Sumitomo Mitsui Banking Corporation joins the Poseidon Principles
Japanese banking and financial institution Sumitomo Mitsui Banking Corporation has become a signatory of the Poseidon Principles, a regulatory framework for responsible financing of the shipping industry.
The general idea behind the framework is for the signatory banks, as capital providers, to support the objectives of the International Maritime Organization (IMO), the primary issue being climate change.
The core trajectory being followed is the IMO target of cutting the shipping industry’s greenhouse gas (GHG) emissions by 50 percent by 2050 when compared to 2008 levels.
“We are pleased to see that more and more Asian financial institutions are committed to support sustainable ship finance,” Poseidon Principles said announcing the new signatory.
“As a signatory to the Principles, SMBC Group will further enhance its actions towards addressing the risks of climate change, by conducting its business in a manner that contributes both to the growth of its customers and society more broadly,” Sumitomo Mitsui Banking Corporation said.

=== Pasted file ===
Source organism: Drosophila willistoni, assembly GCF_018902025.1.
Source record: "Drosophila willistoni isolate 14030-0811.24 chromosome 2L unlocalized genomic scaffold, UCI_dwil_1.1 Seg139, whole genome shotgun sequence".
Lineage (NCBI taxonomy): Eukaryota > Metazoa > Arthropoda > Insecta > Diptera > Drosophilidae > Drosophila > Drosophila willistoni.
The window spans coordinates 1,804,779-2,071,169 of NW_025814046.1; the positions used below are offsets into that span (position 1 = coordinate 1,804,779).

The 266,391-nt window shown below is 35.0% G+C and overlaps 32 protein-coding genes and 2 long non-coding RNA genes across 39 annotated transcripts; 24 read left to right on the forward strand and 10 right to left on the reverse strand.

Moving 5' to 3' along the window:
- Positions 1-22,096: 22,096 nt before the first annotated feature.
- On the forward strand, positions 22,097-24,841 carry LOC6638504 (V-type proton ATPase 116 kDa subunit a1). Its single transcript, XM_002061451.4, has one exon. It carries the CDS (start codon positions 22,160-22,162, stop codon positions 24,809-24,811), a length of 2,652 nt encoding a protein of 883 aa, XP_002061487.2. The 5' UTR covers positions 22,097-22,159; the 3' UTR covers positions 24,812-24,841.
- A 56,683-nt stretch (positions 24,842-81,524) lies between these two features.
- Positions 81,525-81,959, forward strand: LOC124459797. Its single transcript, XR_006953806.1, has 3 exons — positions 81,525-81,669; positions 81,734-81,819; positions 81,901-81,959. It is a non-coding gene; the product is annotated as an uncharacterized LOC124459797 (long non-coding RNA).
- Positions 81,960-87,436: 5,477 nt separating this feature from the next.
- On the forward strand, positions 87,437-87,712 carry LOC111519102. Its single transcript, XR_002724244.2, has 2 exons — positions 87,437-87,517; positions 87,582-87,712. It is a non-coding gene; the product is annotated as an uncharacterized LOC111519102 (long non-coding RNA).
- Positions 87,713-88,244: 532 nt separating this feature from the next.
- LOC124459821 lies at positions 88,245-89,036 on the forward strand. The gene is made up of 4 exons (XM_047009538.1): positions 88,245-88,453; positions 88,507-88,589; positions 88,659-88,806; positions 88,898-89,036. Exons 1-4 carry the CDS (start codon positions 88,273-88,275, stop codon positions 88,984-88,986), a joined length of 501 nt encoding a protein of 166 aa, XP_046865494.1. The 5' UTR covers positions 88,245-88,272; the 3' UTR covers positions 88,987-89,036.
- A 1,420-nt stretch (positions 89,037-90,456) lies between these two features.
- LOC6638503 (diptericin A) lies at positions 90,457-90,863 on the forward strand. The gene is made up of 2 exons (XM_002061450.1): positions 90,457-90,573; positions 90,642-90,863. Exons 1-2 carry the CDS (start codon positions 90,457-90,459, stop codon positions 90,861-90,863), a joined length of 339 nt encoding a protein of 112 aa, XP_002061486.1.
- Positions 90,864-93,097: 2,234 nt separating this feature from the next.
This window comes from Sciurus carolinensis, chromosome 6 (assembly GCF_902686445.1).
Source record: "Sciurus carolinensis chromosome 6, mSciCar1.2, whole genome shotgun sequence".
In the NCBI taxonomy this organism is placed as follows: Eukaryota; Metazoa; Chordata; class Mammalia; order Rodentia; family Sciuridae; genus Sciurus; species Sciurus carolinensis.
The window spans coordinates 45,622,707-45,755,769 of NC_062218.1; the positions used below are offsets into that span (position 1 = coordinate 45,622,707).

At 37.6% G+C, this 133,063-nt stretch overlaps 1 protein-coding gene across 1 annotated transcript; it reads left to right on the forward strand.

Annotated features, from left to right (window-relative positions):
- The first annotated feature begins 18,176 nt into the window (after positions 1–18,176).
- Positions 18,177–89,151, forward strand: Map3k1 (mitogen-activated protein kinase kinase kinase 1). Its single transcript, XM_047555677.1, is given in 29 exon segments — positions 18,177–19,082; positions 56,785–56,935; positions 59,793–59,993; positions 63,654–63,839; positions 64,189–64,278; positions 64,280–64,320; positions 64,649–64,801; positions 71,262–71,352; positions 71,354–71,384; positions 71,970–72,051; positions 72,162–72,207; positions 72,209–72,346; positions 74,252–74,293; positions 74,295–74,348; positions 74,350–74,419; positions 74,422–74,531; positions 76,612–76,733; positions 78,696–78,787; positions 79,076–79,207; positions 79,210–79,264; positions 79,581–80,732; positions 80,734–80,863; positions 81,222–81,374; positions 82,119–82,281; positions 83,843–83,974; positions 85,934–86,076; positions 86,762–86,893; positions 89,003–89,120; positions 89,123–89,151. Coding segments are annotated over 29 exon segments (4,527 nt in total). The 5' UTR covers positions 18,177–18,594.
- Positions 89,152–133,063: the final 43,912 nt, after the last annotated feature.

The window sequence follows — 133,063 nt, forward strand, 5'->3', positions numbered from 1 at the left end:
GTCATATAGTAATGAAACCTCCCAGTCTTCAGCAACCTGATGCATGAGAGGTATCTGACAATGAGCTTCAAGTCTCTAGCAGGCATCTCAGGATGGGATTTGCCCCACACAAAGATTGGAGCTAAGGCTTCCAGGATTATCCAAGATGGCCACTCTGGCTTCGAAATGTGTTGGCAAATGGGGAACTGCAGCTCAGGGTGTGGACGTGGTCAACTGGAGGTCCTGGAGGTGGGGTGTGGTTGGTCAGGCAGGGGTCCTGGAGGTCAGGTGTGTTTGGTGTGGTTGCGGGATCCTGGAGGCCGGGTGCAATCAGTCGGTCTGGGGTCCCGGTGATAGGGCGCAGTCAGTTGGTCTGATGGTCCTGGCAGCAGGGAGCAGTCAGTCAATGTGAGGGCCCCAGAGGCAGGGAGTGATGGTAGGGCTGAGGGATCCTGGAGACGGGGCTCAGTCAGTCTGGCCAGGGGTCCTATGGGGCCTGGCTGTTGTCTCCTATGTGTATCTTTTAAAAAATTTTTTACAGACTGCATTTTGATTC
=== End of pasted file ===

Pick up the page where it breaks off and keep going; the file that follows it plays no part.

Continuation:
The key four principles include:
- assessment of the climate alignment of signatories’ shipping portfolios relative to established decarbonization trajectories
- accountability- committing to using IMO DCS* data and service providers approved by the IMO to calculate their shipping portfolios’ climate alignment
- enforcement mechanism via a standardized covenant clause
- transparency-reporting on the overall climate alignment
Overall, 22 financial institutions have joined the Poseidon Principles, representing over $150 billion in loans to international shipping – more than a third of the global shipping finance portfolio.
The principles were developed by global banks – Citi, Societe Generale, and DNB – in collaboration with A.P. Møller Mærsk, Cargill, Euronav, Gram Car Carriers, Lloyd’s Register, and Watson Farley & Williams – with expert support by the Global Maritime Forum, Rocky Mountain Institute, University College London Energy Institute, and UMAS.
The first disclosure report from the original 15 signatories of the Poseidon Principles released in December 220 shows that the ship finance portfolios of three banks are aligned with the UN decarbonization targets while those of the remaining 12 banks are not.
The portfolio assessment builds on 2019 emissions data from shipping clients compared to a decarbonization trajectory for the same year.